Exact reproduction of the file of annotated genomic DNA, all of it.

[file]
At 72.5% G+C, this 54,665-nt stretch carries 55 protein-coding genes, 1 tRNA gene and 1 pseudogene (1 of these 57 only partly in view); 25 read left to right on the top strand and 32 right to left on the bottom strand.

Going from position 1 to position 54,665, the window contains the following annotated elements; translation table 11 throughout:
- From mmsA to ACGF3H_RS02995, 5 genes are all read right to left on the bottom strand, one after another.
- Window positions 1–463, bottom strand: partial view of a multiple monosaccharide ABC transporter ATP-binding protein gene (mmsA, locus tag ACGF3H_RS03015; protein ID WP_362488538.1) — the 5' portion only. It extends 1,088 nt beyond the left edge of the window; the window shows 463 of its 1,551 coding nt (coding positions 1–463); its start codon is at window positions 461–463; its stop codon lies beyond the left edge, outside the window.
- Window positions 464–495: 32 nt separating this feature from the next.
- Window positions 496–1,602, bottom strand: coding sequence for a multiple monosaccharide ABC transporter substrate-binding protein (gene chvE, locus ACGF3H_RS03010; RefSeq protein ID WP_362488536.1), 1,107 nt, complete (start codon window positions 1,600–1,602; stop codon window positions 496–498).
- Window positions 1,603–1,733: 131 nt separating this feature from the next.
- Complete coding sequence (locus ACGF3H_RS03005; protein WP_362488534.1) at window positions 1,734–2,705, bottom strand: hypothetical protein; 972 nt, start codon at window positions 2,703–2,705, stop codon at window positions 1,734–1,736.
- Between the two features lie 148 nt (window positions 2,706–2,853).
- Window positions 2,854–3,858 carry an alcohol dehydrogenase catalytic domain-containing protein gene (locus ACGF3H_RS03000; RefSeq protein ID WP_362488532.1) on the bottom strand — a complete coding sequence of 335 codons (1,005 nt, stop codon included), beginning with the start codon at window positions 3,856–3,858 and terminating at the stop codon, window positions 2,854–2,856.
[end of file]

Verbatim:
At 72.5% G+C, this 54,665-nt stretch carries 55 protein-coding genes, 1 tRNA gene and 1 pseudogene (1 of these 57 only partly in view); 25 read left to right on the top strand and 32 right to left on the bottom strand.

Going from position 1 to position 54,665, the window contains the following annotated elements; translation table 11 throughout:
- From mmsA to ACGF3H_RS02995, 5 genes are all read right to left on the bottom strand, one after another.
- Window positions 1–463, bottom strand: partial view of a multiple monosaccharide ABC transporter ATP-binding protein gene (mmsA, locus tag ACGF3H_RS03015; protein ID WP_362488538.1) — the 5' portion only. It extends 1,088 nt beyond the left edge of the window; the window shows 463 of its 1,551 coding nt (coding positions 1–463); its start codon is at window positions 461–463; its stop codon lies beyond the left edge, outside the window.
- Window positions 464–495: 32 nt separating this feature from the next.
- Window positions 496–1,602, bottom strand: coding sequence for a multiple monosaccharide ABC transporter substrate-binding protein (gene chvE, locus ACGF3H_RS03010; RefSeq protein ID WP_362488536.1), 1,107 nt, complete (start codon window positions 1,600–1,602; stop codon window positions 496–498).
- Window positions 1,603–1,733: 131 nt separating this feature from the next.
- Complete coding sequence (locus ACGF3H_RS03005; protein WP_362488534.1) at window positions 1,734–2,705, bottom strand: hypothetical protein; 972 nt, start codon at window positions 2,703–2,705, stop codon at window positions 1,734–1,736.
- Between the two features lie 148 nt (window positions 2,706–2,853).
- Window positions 2,854–3,858 carry an alcohol dehydrogenase catalytic domain-containing protein gene (locus ACGF3H_RS03000; RefSeq protein ID WP_362488532.1) on the bottom strand — a complete coding sequence of 335 codons (1,005 nt, stop codon included), beginning with the start codon at window positions 3,856–3,858 and terminating at the stop codon, window positions 2,854–2,856.